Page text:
Montessori and early reading.... - Mothering Forums
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#1 of 7 Old 05-05-2006, 03:14 PM - Thread Starter
 
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Hi all.....I know a little about Montessori and phonics etc....just a little though. My daughter is 3 1/2 and is incredibly interested in reading and letters. Last night she asked dh to teach her how to read. I want to encourage her bc she's so interested, but I don't want to buy a leap pad-- Kwim. So how do I go about teaching her some simple phonics the MOntessori way? Any suggestions. Thanks.
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#2 of 7 Old 05-08-2006, 04:53 PM
 
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Hi! This is a great age to start the sound games and the sandpaper letters. You can get complete activities and also developmental information in the book:
Montessori Read and Write : A Parent's Guide to Literacy for Children by Lynne Lawrence.
It is rather long and detailed to explain all the indirect and direct preparations for writing and reading that the child experiences in the toddler room and children's house (not all covered in book mentioned above). Also, one could never duplicate the quantity of lessons that are given from child to child (direct and indirect) and how this entices the child to repeat so often the movements that will build muscular memory and enable such ease in cursive writing and reading that is obtained through Montessori. It really doesn't make a whole lot of sense to set up so many materials just for one child and besides s/he would be a whole lot happier sharing them all with other children. It might also be helpful for you to observe at a children's house if you are going to go ahead with this method.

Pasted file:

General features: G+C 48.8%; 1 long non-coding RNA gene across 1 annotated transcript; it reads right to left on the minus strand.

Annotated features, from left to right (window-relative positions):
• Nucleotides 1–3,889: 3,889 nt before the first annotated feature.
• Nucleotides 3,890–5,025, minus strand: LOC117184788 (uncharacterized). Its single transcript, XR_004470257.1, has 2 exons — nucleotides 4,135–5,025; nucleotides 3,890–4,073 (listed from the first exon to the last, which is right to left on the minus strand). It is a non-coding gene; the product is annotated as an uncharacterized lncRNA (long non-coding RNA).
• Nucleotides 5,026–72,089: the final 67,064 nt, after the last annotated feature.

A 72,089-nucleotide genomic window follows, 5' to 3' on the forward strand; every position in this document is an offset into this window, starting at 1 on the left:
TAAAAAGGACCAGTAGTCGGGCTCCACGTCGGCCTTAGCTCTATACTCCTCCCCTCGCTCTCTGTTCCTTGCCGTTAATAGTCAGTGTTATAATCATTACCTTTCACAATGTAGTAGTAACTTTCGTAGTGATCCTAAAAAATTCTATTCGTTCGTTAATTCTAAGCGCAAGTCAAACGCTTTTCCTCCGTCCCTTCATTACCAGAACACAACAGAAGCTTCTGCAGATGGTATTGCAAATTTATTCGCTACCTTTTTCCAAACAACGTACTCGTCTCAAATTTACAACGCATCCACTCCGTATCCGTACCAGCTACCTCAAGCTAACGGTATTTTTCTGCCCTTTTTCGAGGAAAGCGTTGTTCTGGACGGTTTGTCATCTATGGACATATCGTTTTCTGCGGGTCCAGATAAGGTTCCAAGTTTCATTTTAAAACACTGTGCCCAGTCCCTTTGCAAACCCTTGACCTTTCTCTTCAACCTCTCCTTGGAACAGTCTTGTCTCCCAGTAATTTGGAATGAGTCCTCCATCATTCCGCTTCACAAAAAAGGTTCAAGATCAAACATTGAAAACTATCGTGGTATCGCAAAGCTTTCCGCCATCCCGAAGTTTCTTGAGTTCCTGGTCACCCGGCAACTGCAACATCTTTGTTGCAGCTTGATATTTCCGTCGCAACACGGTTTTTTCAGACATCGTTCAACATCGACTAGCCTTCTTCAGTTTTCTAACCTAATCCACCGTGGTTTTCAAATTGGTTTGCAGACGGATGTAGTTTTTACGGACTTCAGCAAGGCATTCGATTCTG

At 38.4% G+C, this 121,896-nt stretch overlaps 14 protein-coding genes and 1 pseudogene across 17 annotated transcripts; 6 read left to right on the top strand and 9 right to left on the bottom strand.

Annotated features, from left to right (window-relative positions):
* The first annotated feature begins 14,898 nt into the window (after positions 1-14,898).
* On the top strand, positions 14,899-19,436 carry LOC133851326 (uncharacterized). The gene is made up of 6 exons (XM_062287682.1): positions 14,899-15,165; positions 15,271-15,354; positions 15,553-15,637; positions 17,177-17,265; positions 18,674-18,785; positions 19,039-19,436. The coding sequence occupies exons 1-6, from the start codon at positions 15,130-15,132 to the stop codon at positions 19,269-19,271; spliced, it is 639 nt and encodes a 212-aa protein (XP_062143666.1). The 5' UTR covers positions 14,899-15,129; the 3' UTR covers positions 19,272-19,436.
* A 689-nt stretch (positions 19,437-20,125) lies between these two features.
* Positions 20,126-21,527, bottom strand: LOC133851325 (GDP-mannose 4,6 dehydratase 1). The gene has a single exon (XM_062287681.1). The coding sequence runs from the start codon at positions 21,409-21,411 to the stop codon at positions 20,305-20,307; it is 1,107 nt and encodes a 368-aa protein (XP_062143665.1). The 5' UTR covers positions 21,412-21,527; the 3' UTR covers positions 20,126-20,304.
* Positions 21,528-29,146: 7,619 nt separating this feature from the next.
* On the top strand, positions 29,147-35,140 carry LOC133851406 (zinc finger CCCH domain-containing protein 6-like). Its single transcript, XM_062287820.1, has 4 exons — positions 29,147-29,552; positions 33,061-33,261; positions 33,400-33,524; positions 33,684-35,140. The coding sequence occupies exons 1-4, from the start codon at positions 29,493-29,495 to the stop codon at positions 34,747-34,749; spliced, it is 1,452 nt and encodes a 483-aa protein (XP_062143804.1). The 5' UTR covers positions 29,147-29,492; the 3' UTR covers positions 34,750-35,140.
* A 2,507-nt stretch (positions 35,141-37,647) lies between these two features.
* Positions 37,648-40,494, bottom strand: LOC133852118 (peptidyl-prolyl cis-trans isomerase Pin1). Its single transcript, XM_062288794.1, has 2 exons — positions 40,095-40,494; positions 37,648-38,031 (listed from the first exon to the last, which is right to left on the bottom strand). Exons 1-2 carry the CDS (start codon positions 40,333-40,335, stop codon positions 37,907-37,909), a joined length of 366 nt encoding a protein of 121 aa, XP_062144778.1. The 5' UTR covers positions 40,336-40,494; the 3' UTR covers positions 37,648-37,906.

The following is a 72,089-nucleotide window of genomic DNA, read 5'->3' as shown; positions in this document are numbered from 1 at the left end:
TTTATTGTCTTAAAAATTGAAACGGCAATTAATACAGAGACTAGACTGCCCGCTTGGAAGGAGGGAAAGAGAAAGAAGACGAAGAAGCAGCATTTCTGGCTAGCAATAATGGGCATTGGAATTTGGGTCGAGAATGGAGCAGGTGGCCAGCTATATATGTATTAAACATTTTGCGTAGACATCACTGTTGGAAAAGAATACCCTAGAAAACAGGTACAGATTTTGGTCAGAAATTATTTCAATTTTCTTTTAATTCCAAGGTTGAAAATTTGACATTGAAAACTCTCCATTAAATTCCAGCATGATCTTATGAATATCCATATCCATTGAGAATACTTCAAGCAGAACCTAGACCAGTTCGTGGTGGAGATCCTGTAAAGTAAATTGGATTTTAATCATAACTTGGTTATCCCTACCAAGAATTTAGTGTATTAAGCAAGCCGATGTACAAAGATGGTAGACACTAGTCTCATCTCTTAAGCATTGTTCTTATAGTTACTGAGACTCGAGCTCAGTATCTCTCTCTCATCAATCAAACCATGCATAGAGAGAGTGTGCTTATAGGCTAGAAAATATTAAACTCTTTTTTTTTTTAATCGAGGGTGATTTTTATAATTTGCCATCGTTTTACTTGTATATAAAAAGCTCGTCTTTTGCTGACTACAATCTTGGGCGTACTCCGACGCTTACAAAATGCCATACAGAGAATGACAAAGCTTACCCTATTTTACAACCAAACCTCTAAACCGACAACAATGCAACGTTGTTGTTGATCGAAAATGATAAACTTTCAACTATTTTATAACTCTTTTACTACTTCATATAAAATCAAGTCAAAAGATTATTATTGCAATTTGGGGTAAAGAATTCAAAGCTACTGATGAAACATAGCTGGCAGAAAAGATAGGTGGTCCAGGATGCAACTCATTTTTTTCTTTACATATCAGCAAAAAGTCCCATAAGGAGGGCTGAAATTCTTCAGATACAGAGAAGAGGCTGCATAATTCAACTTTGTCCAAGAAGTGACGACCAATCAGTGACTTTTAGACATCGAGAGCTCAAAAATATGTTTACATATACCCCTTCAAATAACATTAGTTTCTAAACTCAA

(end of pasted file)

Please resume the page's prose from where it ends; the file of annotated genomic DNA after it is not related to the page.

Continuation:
My sweetie and I have a lovely little lady 07/02 and 3 cats
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#3 of 7 Old 05-08-2006, 05:02 PM - Thread Starter
 
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Lillianna, Thanks so much for your response. I'll check out that book.
For now, we cannot do Montessori schools bc of the cost---I even toured two schools, but my jaw broke when I saw the price. What I saw was amazing!
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#4 of 7 Old 05-08-2006, 05:53 PM
 
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My dd is almost four and has mastered letter sounds but isn't quite at a reading level. at her school they have a series of book called "BOB" books and there are three levels. We bought the first level at Borders on Friday and within the first set there are twleve books that are grouped in three colors with four books in each group. The children are introduced to each letter sound (except Q I think it says) throughout the series. At the beginning of each book they show which letter sounds are introduced and associate them with a word A=Apple, T=Table, etc. So that way the child can make a connection. Low and behold since dd could identify all three sounds in the first book she actually read it...pretty cool.

Maybe those will help for you guys too, good luck!
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#5 of 7 Old 05-16-2006, 02:13 PM
 
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My sons M. teacher taught this pre-reading game they do in class - letter sounds and words... (He is 3.5)